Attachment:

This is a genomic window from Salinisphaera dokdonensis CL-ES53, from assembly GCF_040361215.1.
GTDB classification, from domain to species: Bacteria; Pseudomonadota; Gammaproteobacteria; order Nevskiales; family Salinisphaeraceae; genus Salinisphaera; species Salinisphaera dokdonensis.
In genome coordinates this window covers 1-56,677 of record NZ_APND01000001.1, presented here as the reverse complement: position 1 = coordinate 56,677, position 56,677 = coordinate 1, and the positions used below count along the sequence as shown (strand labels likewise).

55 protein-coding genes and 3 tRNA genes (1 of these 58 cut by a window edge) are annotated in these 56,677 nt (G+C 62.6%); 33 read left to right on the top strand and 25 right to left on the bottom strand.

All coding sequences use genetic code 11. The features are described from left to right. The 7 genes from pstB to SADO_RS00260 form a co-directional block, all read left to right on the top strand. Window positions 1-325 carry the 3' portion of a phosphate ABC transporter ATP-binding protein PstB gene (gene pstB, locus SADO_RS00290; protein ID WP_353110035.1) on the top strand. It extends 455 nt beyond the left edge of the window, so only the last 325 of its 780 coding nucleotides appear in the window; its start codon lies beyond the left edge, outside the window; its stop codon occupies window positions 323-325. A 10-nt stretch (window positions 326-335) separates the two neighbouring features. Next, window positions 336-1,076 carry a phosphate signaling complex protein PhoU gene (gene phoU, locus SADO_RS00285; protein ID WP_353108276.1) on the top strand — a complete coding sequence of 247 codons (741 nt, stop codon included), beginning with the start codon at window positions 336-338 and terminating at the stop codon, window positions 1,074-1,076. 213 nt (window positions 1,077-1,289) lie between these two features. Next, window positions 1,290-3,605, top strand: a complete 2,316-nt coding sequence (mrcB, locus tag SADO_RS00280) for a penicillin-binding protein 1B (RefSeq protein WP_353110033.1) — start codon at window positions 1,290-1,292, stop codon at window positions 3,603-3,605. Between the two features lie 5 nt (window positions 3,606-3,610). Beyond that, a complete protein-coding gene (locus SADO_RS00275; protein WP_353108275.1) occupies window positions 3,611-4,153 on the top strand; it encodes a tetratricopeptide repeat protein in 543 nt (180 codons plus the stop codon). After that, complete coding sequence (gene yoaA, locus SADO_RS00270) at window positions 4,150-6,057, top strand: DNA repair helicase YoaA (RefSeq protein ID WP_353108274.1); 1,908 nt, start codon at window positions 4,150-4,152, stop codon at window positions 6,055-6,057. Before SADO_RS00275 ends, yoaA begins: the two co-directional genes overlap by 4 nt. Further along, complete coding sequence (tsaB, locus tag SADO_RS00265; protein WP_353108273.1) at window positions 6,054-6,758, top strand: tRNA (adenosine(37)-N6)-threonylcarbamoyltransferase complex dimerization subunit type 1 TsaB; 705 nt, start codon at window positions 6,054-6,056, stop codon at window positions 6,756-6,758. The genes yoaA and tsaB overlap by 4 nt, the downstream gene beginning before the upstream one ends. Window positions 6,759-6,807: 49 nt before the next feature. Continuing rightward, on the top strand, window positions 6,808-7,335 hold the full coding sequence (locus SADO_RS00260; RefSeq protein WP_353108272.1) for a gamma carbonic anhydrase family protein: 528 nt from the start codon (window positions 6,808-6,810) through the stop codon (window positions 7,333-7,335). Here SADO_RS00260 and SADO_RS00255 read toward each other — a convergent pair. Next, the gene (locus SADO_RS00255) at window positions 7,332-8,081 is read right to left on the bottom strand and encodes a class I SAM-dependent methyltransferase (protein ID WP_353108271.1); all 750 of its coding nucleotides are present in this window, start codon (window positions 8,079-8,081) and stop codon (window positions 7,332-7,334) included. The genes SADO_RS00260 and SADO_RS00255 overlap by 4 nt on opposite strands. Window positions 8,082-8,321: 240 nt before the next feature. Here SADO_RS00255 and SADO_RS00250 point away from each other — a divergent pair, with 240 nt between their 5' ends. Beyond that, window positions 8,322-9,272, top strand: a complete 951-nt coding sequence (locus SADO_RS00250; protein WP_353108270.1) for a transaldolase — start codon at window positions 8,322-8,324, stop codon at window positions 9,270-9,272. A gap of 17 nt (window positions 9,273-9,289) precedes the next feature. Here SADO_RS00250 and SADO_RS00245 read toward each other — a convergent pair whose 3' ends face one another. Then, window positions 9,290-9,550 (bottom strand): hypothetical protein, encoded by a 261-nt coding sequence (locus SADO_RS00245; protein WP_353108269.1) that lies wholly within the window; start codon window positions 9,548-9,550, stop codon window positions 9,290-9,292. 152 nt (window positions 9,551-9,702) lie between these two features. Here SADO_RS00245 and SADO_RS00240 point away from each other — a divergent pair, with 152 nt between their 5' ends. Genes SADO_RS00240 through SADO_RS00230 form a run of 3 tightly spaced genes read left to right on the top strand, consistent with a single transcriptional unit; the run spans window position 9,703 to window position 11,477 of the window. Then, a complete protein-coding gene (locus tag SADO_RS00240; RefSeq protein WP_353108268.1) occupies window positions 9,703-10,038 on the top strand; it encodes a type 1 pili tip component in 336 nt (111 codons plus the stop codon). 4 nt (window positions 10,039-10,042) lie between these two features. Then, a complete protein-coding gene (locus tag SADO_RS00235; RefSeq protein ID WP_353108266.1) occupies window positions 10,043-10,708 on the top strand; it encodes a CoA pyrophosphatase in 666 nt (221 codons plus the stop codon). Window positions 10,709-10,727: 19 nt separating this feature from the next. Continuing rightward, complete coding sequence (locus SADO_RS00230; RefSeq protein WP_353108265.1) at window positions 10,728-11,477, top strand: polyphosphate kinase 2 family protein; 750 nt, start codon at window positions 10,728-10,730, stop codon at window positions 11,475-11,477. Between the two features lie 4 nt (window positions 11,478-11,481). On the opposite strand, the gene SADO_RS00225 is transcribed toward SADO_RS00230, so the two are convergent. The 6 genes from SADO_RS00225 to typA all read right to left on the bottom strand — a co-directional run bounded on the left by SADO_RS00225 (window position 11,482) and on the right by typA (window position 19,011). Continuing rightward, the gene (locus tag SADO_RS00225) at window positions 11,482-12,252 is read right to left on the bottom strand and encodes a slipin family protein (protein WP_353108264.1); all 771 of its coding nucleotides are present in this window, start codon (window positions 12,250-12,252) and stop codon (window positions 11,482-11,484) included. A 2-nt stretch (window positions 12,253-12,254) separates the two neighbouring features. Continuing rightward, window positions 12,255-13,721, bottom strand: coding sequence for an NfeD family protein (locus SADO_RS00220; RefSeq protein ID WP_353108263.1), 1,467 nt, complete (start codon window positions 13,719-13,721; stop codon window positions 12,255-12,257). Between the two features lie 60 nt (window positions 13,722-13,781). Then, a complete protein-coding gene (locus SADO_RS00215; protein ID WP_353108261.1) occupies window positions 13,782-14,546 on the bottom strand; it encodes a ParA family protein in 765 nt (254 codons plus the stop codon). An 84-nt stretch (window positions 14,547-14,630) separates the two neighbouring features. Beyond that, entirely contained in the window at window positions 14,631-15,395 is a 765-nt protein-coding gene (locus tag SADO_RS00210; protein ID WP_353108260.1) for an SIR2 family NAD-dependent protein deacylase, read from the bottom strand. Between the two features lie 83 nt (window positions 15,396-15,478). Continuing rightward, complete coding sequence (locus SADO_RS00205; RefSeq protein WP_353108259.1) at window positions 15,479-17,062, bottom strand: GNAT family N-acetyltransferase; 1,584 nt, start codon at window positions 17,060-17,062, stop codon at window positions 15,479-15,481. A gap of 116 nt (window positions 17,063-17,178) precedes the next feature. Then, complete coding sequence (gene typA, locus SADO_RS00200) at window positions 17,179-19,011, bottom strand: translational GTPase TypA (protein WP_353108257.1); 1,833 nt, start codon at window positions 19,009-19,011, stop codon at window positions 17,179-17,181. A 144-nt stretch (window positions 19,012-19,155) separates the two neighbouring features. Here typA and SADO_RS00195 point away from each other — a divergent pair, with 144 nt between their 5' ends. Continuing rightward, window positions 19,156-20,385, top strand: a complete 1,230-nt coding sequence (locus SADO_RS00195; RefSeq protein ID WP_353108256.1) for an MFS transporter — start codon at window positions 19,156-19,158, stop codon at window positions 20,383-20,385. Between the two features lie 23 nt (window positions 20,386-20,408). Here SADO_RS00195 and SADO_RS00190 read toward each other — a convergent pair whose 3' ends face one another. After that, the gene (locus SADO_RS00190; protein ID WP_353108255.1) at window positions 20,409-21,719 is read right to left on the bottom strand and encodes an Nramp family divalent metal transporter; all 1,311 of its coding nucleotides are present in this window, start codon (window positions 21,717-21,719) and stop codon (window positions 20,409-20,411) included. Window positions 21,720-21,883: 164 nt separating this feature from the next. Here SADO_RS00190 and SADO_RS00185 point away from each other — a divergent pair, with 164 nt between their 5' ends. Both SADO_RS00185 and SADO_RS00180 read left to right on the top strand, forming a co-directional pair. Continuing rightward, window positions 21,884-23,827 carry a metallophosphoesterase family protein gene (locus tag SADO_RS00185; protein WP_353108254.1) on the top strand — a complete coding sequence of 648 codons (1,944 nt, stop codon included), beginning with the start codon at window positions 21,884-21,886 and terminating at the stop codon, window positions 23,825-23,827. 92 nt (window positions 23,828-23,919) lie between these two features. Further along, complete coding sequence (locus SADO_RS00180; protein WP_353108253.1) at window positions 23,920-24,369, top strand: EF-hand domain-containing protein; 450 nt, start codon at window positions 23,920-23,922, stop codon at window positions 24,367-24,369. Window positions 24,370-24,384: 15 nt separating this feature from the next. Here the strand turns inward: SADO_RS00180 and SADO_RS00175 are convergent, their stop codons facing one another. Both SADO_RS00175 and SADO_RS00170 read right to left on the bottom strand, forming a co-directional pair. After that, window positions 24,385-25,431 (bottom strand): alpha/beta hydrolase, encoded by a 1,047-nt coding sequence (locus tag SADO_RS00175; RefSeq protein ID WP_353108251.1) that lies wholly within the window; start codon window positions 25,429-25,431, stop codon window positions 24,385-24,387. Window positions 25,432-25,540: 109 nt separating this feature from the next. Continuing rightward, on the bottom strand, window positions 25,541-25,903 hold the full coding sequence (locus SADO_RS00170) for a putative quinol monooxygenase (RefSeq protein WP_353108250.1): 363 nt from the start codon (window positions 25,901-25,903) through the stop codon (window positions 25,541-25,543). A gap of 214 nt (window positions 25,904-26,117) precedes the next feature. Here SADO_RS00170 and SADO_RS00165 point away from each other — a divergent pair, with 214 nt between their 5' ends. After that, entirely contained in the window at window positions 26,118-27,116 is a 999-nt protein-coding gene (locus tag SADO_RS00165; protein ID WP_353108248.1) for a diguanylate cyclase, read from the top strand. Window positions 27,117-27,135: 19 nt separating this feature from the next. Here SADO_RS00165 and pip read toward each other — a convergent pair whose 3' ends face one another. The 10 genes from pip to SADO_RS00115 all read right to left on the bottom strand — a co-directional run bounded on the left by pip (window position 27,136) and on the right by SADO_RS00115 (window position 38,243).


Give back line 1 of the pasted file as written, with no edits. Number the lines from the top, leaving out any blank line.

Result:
This is a genomic window from Salinisphaera dokdonensis CL-ES53, from assembly GCF_040361215.1.